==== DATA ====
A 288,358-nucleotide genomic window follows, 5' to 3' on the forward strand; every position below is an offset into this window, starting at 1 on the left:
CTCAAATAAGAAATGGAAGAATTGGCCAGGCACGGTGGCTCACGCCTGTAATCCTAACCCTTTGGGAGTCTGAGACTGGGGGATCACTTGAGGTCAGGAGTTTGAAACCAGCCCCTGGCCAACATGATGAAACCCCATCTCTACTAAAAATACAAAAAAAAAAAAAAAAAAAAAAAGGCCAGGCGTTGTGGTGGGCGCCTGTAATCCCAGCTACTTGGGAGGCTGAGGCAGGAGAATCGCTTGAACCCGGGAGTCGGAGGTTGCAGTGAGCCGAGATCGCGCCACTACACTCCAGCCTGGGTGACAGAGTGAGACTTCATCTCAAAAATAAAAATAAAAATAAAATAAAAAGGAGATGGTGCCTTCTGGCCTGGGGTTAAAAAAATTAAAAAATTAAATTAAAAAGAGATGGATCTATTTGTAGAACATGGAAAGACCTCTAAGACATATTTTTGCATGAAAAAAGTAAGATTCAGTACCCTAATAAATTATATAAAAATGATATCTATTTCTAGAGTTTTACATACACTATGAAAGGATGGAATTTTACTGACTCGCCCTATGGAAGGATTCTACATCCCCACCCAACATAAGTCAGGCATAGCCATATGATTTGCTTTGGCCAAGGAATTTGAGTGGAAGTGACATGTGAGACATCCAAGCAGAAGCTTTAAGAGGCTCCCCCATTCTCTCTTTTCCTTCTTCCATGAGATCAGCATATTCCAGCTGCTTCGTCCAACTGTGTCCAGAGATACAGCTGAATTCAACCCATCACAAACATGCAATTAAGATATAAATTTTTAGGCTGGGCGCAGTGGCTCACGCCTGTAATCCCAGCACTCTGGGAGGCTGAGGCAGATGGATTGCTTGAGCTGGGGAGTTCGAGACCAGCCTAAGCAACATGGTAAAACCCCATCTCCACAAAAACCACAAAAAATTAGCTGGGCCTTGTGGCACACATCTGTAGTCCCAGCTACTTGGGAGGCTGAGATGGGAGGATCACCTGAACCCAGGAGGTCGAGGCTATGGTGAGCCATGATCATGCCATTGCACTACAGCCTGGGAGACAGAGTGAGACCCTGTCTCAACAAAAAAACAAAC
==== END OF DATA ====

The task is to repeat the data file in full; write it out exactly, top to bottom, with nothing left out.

A 288,358-nucleotide genomic window follows, 5' to 3' on the forward strand; every position below is an offset into this window, starting at 1 on the left:
CTCAAATAAGAAATGGAAGAATTGGCCAGGCACGGTGGCTCACGCCTGTAATCCTAACCCTTTGGGAGTCTGAGACTGGGGGATCACTTGAGGTCAGGAGTTTGAAACCAGCCCCTGGCCAACATGATGAAACCCCATCTCTACTAAAAATACAAAAAAAAAAAAAAAAAAAAAAAGGCCAGGCGTTGTGGTGGGCGCCTGTAATCCCAGCTACTTGGGAGGCTGAGGCAGGAGAATCGCTTGAACCCGGGAGTCGGAGGTTGCAGTGAGCCGAGATCGCGCCACTACACTCCAGCCTGGGTGACAGAGTGAGACTTCATCTCAAAAATAAAAATAAAAATAAAATAAAAAGGAGATGGTGCCTTCTGGCCTGGGGTTAAAAAAATTAAAAAATTAAATTAAAAAGAGATGGATCTATTTGTAGAACATGGAAAGACCTCTAAGACATATTTTTGCATGAAAAAAGTAAGATTCAGTACCCTAATAAATTATATAAAAATGATATCTATTTCTAGAGTTTTACATACACTATGAAAGGATGGAATTTTACTGACTCGCCCTATGGAAGGATTCTACATCCCCACCCAACATAAGTCAGGCATAGCCATATGATTTGCTTTGGCCAAGGAATTTGAGTGGAAGTGACATGTGAGACATCCAAGCAGAAGCTTTAAGAGGCTCCCCCATTCTCTCTTTTCCTTCTTCCATGAGATCAGCATATTCCAGCTGCTTCGTCCAACTGTGTCCAGAGATACAGCTGAATTCAACCCATCACAAACATGCAATTAAGATATAAATTTTTAGGCTGGGCGCAGTGGCTCACGCCTGTAATCCCAGCACTCTGGGAGGCTGAGGCAGATGGATTGCTTGAGCTGGGGAGTTCGAGACCAGCCTAAGCAACATGGTAAAACCCCATCTCCACAAAAACCACAAAAAATTAGCTGGGCCTTGTGGCACACATCTGTAGTCCCAGCTACTTGGGAGGCTGAGATGGGAGGATCACCTGAACCCAGGAGGTCGAGGCTATGGTGAGCCATGATCATGCCATTGCACTACAGCCTGGGAGACAGAGTGAGACCCTGTCTCAACAAAAAAACAAAC